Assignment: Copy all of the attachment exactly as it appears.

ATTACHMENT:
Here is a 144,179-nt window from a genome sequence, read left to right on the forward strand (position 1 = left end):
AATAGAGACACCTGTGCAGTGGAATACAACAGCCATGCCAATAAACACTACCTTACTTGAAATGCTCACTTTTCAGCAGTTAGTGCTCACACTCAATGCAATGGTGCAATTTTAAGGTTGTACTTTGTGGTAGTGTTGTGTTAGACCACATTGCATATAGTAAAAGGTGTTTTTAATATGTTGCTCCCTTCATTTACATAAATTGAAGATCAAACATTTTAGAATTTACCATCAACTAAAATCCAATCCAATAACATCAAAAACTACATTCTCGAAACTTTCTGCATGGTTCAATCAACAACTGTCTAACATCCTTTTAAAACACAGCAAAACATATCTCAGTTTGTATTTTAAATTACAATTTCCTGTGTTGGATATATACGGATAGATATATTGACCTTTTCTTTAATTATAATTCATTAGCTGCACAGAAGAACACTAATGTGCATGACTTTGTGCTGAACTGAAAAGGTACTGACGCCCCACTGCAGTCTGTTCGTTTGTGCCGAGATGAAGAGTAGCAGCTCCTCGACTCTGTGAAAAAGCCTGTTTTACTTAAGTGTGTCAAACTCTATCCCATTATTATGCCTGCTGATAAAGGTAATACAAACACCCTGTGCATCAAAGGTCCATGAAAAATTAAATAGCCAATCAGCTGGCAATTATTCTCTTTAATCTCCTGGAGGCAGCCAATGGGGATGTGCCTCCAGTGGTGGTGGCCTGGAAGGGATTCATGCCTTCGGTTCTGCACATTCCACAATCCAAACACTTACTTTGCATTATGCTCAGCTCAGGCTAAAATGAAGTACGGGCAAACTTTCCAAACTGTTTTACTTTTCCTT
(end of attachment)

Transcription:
Here is a 144,179-nt window from a genome sequence, read left to right on the forward strand (position 1 = left end):
AATAGAGACACCTGTGCAGTGGAATACAACAGCCATGCCAATAAACACTACCTTACTTGAAATGCTCACTTTTCAGCAGTTAGTGCTCACACTCAATGCAATGGTGCAATTTTAAGGTTGTACTTTGTGGTAGTGTTGTGTTAGACCACATTGCATATAGTAAAAGGTGTTTTTAATATGTTGCTCCCTTCATTTACATAAATTGAAGATCAAACATTTTAGAATTTACCATCAACTAAAATCCAATCCAATAACATCAAAAACTACATTCTCGAAACTTTCTGCATGGTTCAATCAACAACTGTCTAACATCCTTTTAAAACACAGCAAAACATATCTCAGTTTGTATTTTAAATTACAATTTCCTGTGTTGGATATATACGGATAGATATATTGACCTTTTCTTTAATTATAATTCATTAGCTGCACAGAAGAACACTAATGTGCATGACTTTGTGCTGAACTGAAAAGGTACTGACGCCCCACTGCAGTCTGTTCGTTTGTGCCGAGATGAAGAGTAGCAGCTCCTCGACTCTGTGAAAAAGCCTGTTTTACTTAAGTGTGTCAAACTCTATCCCATTATTATGCCTGCTGATAAAGGTAATACAAACACCCTGTGCATCAAAGGTCCATGAAAAATTAAATAGCCAATCAGCTGGCAATTATTCTCTTTAATCTCCTGGAGGCAGCCAATGGGGATGTGCCTCCAGTGGTGGTGGCCTGGAAGGGATTCATGCCTTCGGTTCTGCACATTCCACAATCCAAACACTTACTTTGCATTATGCTCAGCTCAGGCTAAAATGAAGTACGGGCAAACTTTCCAAACTGTTTTACTTTTCCTT